Meet Karen Chace, an award-winning professional storyteller.
Every year Karen–known as “Storybug”–sends me, at my request, a heartwarming seasonal story to share with you. Here’s Karen’s 2022 contribution. I think it’s wonderful!
Viktor Vasnetsov, 1899
The Snow Maiden
A Russian folktale adapted by Karen Chace ©
Many seasons ago in the forests of Russia there lived a peasant couple Ivan and Maria. They were poor but content. They had a small, comfortable cottage to live in; enough food in their cupboards, wood for the fire, and many kind friends, but the one thing they wished for was a child. All of the village children loved them dearly and visited often but they always hoped and prayed for their very own child.
One winter day Ivan watched the village children build a snowman outside their window. He called out to Maria, “Come and see!” As they watched the children cheerfully play Ivan said, “Let’s build a snowman, too!” So, they put on their ushanka’s, (hats) pulled on their fur lined boots and gloves, wrapped themselves in their warm winter coats and stepped outside. Throughout the day and into the early evening Ivan and Maria had a grand time making a beautiful little maiden out of snow with the children, no detail was spared; they even dressed her in clothes from their homes, draping a beautiful brocade cape on her shoulders. As the sun began to set and the sky filled with gold they finished their creation; the children agreed that she was quite lovely. They all joined hands with Ivan and Maria and began to dance around her singing,
“Little Snow Maid so lovely and white
Come and play with us tonight!”
Before their very eyes Snegurochka became a real girl and when she spoke she said, “I come from the land of winter, ice and snow, I am your wish come true” and she ran and embraced Ivan and Maria. When word spread about the charming snow maiden all of the villagers spilled from their homes; a great celebration took place, with joyous singing and dancing. Throughout the long Russian winter Snegurochka played with the other children and the smiles never left the faces of Ivan and Maria.
When the first robins appeared in the trees and the crocuses began to bloom Snegurochka came to Ivan and Maria, and with tears in her eyes said, “Mother, father, the time has come. I must return to the North, to the land of snow and ice.” They begged her to stay. Ivan jumped up and bolted the door so she couldn’t leave. Maria embraced her, hugging her tightly, but as she held her the child gently melted away.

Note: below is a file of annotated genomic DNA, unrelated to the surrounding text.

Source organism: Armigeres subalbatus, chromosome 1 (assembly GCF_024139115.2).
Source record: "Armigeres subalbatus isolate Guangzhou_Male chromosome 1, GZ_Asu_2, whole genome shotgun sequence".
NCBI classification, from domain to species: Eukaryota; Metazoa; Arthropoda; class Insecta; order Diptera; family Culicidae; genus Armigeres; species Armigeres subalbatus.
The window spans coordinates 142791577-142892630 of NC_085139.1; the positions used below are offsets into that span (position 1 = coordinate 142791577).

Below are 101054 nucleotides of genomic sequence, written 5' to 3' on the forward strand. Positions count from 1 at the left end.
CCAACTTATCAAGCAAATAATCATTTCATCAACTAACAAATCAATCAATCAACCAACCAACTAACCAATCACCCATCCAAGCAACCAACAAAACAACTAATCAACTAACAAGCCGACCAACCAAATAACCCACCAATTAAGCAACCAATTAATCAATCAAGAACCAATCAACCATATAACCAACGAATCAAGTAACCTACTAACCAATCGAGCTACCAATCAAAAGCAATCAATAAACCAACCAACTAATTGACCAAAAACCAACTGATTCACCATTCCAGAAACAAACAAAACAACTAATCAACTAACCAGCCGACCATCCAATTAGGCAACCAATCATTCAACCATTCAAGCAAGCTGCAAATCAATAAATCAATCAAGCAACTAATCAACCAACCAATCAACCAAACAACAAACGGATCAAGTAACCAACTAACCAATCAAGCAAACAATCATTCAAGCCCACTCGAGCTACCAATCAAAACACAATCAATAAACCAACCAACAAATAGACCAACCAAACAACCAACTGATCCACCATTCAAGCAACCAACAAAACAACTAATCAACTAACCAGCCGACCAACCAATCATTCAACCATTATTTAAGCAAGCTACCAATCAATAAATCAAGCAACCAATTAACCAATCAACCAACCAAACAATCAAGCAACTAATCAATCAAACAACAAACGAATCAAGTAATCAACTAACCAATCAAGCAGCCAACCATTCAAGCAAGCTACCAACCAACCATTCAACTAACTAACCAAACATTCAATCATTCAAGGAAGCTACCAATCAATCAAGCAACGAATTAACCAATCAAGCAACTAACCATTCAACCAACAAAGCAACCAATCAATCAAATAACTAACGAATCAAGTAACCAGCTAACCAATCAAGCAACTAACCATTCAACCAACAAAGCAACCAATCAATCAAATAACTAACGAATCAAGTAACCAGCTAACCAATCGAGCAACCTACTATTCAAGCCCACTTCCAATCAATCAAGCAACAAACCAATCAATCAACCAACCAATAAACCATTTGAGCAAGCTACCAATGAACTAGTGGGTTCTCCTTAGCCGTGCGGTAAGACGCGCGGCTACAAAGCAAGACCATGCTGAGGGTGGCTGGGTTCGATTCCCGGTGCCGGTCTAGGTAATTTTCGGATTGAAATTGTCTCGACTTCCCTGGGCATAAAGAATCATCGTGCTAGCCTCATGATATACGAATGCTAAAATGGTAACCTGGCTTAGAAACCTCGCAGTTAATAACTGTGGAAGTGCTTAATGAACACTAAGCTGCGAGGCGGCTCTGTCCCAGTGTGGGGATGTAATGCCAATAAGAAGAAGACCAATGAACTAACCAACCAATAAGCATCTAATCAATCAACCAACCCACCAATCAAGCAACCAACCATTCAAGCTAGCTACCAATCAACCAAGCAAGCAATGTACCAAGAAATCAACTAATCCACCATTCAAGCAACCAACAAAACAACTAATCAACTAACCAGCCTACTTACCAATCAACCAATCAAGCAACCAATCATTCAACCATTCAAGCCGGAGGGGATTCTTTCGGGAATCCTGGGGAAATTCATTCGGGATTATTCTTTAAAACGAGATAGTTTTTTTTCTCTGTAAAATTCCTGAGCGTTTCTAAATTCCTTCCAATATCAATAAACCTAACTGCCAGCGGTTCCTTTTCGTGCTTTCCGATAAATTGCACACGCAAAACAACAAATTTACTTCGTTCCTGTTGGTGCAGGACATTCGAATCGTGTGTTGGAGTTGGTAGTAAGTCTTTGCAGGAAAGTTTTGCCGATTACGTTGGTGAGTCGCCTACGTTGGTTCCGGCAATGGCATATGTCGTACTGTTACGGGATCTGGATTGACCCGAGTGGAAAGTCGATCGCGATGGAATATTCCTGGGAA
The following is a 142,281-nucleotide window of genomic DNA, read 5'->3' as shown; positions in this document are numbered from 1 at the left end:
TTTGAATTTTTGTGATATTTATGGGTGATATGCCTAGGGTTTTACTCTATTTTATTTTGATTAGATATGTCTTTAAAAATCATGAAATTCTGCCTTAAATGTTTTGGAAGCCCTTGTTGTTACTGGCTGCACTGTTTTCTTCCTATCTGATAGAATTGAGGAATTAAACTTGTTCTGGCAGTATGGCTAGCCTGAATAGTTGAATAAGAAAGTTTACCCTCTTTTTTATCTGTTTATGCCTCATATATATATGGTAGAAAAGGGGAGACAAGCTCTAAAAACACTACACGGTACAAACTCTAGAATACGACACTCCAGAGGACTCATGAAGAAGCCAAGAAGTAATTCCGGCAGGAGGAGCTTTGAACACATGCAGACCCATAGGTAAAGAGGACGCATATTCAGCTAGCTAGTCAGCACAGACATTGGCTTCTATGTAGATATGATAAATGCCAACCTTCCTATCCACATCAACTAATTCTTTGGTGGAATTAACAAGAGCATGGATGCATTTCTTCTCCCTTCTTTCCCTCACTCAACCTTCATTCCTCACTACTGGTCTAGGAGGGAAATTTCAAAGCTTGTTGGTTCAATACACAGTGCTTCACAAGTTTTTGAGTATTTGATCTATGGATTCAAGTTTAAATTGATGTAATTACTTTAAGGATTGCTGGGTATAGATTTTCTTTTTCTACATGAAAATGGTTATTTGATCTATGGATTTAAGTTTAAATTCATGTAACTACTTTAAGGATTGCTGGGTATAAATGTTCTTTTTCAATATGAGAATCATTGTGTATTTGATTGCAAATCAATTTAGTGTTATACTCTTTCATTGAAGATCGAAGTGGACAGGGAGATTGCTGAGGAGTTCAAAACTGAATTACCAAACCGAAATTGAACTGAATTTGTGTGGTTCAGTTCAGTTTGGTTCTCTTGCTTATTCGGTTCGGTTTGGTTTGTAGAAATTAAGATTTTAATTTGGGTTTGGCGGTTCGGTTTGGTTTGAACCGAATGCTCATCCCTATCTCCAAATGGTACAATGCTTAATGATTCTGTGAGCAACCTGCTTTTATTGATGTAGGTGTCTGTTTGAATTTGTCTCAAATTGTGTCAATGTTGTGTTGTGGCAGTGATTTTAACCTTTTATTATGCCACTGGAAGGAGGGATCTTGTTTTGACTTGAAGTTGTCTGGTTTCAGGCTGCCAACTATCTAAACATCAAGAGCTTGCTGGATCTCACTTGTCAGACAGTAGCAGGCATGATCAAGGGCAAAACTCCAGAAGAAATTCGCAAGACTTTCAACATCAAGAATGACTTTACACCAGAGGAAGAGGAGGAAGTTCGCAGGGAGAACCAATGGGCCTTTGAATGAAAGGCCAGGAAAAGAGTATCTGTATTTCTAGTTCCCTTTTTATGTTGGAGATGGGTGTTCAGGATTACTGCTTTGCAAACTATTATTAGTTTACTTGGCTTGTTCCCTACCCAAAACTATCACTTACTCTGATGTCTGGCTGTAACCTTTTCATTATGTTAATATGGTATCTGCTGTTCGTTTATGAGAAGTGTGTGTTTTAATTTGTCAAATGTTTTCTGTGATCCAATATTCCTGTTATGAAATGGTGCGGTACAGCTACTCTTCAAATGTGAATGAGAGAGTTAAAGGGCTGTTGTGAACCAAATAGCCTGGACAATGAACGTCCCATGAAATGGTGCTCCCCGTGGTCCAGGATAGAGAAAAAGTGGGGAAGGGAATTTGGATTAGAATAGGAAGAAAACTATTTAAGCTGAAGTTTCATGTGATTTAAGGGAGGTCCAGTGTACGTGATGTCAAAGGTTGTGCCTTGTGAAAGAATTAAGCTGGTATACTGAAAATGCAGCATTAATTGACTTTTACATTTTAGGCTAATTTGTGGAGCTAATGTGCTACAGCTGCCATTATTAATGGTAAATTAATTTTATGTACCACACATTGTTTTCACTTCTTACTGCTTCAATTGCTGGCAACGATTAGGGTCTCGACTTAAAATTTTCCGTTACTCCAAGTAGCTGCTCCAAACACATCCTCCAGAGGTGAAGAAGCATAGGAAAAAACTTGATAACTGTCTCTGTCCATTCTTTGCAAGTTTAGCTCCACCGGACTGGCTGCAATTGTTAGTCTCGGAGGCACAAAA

The days turned into weeks, the weeks into months, and yet not one smile crossed their faces; they found no joy, not even in the laughter of the village children. Spring turned into summer and soon the leaves were dressing themselves in the dazzling colors of autumn. Then, as the leaves began to fall winter slowly swept the land, soon the earth was icy and cold once more.
One clear, crisp night a soft snow began to fall, gently covering the land. All was still until Ivan and Maria heard a familiar voice at their door, “Mother! Father! Open the door! The snow has brought me back once more!” Ivan threw open the door and Snegurochka ran into their arms and happiness once again reigned in their home throughout the winter months.
All too soon the snows began to melt away, the robins appeared, the crocuses began to awaken from their winter sleep, and their child of snow returned to the north once more. But this time Ivan and Maria did not cry for they knew she would return when winter came again.
And so it was that the snow maiden brought warmth, joy and love to Ivan and Maria during the long, cold, Russian winters for many, many, years.
Ñíåãóðî÷êà (Snowmaiden) is pronounced as “snee-GOO-rahch-ka”; translit:
MORE ABOUT KAREN CHACE
Many thanks to Karen Chace for this uplifting story.
To learn more about Karen Chace, visit her Website:
WISHING YOU A GREAT HOLIDAY SEASON!
I wish you and yours a great holiday season!
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